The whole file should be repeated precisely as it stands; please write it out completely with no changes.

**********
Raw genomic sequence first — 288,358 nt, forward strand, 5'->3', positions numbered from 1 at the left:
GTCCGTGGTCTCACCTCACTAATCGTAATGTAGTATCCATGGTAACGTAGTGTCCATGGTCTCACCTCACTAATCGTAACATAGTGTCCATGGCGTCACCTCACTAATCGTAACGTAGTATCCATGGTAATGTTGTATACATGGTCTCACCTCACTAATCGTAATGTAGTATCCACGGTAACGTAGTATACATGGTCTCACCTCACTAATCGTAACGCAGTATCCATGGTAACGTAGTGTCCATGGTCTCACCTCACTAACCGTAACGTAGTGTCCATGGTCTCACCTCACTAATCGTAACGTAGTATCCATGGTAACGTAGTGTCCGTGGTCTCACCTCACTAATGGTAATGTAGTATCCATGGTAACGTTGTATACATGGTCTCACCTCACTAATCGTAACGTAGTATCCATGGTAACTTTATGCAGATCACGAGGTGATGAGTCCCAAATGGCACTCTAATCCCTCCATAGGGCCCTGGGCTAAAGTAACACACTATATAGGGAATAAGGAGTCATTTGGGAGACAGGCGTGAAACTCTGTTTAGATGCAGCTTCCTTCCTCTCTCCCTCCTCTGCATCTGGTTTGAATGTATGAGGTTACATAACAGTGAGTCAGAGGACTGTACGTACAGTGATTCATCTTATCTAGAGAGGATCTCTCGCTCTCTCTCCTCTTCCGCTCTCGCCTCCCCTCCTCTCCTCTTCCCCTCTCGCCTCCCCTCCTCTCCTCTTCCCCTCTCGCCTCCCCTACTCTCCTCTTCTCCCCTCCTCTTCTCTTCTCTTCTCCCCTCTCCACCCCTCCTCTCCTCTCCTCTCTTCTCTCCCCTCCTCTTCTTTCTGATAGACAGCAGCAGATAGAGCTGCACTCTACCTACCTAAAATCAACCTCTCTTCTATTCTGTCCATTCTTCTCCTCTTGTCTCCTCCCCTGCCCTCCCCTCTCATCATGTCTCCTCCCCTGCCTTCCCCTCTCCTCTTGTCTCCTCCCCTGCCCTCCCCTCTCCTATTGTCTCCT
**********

Raw genomic sequence first — 288,358 nt, forward strand, 5'->3', positions numbered from 1 at the left:
GTCCGTGGTCTCACCTCACTAATCGTAATGTAGTATCCATGGTAACGTAGTGTCCATGGTCTCACCTCACTAATCGTAACATAGTGTCCATGGCGTCACCTCACTAATCGTAACGTAGTATCCATGGTAATGTTGTATACATGGTCTCACCTCACTAATCGTAATGTAGTATCCACGGTAACGTAGTATACATGGTCTCACCTCACTAATCGTAACGCAGTATCCATGGTAACGTAGTGTCCATGGTCTCACCTCACTAACCGTAACGTAGTGTCCATGGTCTCACCTCACTAATCGTAACGTAGTATCCATGGTAACGTAGTGTCCGTGGTCTCACCTCACTAATGGTAATGTAGTATCCATGGTAACGTTGTATACATGGTCTCACCTCACTAATCGTAACGTAGTATCCATGGTAACTTTATGCAGATCACGAGGTGATGAGTCCCAAATGGCACTCTAATCCCTCCATAGGGCCCTGGGCTAAAGTAACACACTATATAGGGAATAAGGAGTCATTTGGGAGACAGGCGTGAAACTCTGTTTAGATGCAGCTTCCTTCCTCTCTCCCTCCTCTGCATCTGGTTTGAATGTATGAGGTTACATAACAGTGAGTCAGAGGACTGTACGTACAGTGATTCATCTTATCTAGAGAGGATCTCTCGCTCTCTCTCCTCTTCCGCTCTCGCCTCCCCTCCTCTCCTCTTCCCCTCTCGCCTCCCCTCCTCTCCTCTTCCCCTCTCGCCTCCCCTACTCTCCTCTTCTCCCCTCCTCTTCTCTTCTCTTCTCCCCTCTCCACCCCTCCTCTCCTCTCCTCTCTTCTCTCCCCTCCTCTTCTTTCTGATAGACAGCAGCAGATAGAGCTGCACTCTACCTACCTAAAATCAACCTCTCTTCTATTCTGTCCATTCTTCTCCTCTTGTCTCCTCCCCTGCCCTCCCCTCTCATCATGTCTCCTCCCCTGCCTTCCCCTCTCCTCTTGTCTCCTCCCCTGCCCTCCCCTCTCCTATTGTCTCCT